Three months have passed from 2017 and the Bahraini real estate sector has recorded yet another unprecedented record especially with its real estate supply.

According to The Cluttons Bahrain Spring 2017 Property Market Outlook, there has been a huge increase in real estate supply in the Kingdom these past three months.

This increase as mentioned by Cluttons has significantly pushed real estate supply ahead of demand all over the Kingdom.

And as much as this increase has resulted in increased incentives, adjustments and service quality, but tenants in Bahrain have been the only beneficiaries from such increase.

The increased percentage of supply has raised the bar where landlords and developers are now competing to deliver deluxe and top notch real estate products that meet expectations.


The positive side is tenants in Bahrain are living what Cluttons described as “Golden Age” conditions where prices are getting low, the market boasts a wide selection of products and developers are more focused than ever on delivering market-suitable properties.

Residential rentals, in particular, is one sector that marked a significant decline in prices where apartment rents fell by 8.3% whereas villas fell by 6.9%.

It is worth mentioning that displayed apartments and villas for rent in Bahrain have not witnessed such significant decline in price since 2009.

sales market

As for the sales market, Cluttons stated that the increased real estate supply reflected in over 4100 units are scheduled for completion within the next two years with expectations to reach 7100 units by 2020.

But when compared to demand, residential values are holding steady and unchanged for the sixth quarter respectively.

According to Harry Goodson-Wickes, the head of Cluttons Bahrain & Saudi Arabia clarified that with the unstable economic conditions and the lack of easy access to debt financing, buyers are repelling from the market.

This entire increased real estate supply issue is still uncontrollable as Cluttons referred to the main problem is the developers themselves who keep on developing more projects that meet specific market needs.

However, the good news is that the sales market in particular; the outlook predicted that a correction in prices is expected to happen if real estate supply continues to grow.

As for the residential rents, the outlook predicted that prices will continue to fall.

Moving on to the office and retail markets in Bahrain, these two markets have recorded a steadiness in rents all throughout 2016 and the first quarter of 2017.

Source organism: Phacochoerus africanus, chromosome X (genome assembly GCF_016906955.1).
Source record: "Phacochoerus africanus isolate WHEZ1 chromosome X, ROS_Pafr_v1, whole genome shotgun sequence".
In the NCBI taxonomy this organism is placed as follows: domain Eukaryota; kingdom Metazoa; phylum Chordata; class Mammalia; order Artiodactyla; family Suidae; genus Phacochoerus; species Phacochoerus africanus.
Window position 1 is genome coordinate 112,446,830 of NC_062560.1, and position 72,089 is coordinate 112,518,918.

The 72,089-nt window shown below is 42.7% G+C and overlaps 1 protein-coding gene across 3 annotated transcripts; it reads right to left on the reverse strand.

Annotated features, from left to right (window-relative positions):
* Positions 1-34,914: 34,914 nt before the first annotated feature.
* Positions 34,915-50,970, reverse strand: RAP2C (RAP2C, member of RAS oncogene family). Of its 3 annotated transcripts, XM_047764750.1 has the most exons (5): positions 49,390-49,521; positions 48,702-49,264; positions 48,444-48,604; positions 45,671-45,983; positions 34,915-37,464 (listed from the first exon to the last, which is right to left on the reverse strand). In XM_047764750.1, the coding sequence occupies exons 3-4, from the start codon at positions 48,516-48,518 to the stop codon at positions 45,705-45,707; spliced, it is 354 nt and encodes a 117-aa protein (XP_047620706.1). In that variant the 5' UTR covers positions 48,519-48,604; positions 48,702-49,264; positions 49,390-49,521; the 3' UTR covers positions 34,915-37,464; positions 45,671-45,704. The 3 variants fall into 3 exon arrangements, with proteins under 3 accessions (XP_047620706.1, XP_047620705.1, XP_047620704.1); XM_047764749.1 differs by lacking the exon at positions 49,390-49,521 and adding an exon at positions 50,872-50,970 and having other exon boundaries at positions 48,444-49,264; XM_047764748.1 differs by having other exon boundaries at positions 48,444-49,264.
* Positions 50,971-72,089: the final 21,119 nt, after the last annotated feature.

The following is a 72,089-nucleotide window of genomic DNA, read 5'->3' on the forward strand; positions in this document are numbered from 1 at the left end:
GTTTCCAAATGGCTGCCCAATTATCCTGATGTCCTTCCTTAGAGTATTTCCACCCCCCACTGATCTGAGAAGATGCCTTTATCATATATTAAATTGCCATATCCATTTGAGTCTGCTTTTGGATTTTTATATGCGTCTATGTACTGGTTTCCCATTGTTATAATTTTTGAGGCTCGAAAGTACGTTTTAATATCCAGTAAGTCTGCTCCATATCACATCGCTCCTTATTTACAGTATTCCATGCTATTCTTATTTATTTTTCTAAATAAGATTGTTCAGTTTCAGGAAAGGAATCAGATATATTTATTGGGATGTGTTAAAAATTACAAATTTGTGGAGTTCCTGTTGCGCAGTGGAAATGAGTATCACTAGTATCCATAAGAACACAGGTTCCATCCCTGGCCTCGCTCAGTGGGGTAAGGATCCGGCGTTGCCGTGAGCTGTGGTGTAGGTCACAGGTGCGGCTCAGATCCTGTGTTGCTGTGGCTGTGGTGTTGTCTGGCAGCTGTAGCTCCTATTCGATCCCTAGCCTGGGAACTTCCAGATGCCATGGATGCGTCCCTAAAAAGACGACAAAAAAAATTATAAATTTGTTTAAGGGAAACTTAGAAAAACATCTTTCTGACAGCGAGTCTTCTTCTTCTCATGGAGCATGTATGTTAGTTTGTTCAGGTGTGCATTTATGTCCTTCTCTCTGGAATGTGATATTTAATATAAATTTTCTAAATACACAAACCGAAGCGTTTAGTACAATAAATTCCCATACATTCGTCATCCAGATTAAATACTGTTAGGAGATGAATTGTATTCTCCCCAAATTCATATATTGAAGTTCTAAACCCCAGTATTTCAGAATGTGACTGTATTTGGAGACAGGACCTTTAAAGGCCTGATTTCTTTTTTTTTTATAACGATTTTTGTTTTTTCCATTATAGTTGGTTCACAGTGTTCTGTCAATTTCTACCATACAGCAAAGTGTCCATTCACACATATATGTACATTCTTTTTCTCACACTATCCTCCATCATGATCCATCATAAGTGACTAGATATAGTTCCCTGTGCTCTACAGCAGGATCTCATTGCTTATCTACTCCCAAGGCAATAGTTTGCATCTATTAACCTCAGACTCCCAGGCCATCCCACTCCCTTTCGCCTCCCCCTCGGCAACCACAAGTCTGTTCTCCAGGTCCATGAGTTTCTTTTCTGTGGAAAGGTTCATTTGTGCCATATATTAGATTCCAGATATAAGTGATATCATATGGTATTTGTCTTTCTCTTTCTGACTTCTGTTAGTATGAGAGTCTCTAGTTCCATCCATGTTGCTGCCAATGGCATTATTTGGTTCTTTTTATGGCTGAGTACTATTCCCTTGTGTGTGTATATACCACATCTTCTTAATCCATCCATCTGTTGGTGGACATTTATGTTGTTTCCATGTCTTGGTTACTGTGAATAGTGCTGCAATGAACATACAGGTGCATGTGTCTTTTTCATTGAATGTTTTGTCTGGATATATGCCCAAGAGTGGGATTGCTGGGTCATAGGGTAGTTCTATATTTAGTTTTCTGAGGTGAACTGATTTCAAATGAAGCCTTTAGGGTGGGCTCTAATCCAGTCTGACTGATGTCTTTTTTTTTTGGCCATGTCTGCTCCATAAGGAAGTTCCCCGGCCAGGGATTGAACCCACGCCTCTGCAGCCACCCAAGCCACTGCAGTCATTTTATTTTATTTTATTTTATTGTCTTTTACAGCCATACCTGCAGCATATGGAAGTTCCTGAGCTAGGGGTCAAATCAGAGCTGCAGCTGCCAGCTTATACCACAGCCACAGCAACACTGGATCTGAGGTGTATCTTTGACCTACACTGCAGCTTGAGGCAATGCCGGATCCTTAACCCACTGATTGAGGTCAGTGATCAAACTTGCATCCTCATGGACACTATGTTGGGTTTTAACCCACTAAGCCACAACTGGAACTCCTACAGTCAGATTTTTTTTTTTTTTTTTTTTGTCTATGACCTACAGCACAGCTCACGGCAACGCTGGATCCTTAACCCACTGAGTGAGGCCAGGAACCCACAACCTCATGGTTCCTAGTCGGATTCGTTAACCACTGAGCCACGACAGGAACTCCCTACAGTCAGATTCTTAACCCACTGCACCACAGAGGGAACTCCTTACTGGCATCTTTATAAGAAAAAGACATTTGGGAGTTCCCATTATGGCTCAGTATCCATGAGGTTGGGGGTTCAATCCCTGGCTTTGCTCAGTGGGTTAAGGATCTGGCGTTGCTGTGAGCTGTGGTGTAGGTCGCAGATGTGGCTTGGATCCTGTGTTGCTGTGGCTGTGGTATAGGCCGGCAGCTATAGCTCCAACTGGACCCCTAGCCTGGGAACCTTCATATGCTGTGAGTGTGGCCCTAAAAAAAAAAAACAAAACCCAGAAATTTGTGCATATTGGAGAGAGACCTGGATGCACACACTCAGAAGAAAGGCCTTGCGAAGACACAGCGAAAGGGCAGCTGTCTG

office rents

Even though office rents in some location have witnessed a decline in prices, but some other attractive locations in the Kingdom witnesses a rental increase.

Faisal Durrani, the head of research for Cluttons, stated that due to the fact that the US dollar value isn’t stable and 5% proposed value-added-tax is expected to make tenants, especially international tenants refrain from this market completely.

This is why Durrani stated that Cluttons is now working with landlords in office market to lower their rents and drive more occupiers to the market.

That’s not all as the agency has also encouraged landlords to approach new and efficient tactics to drive occupiers to the market.

The new tactic is to focus more on incentives and excellent property management services as well as providing luring facilities that help overcoming the problems of investing in Bahrain and driving more investments to the sector such as free parking spaces for instance.

retail sector

On the other hand, the retail sector is expected to witness key projects such as the region’s largest Ikea store which is expected to open by 2018 as well as The Avenues that is planned to open by the end of this year.f

It is safe to say that with regards to the retail sector, the Kingdom of Bahrain is moving forward to strengthen its retails offering, thus boosting the market.

It may not be clear yet how the real estate sector ends up in 2017, however, all indicators suggest that the market is holding its grounds despite the dwindling in demand for oil and gas.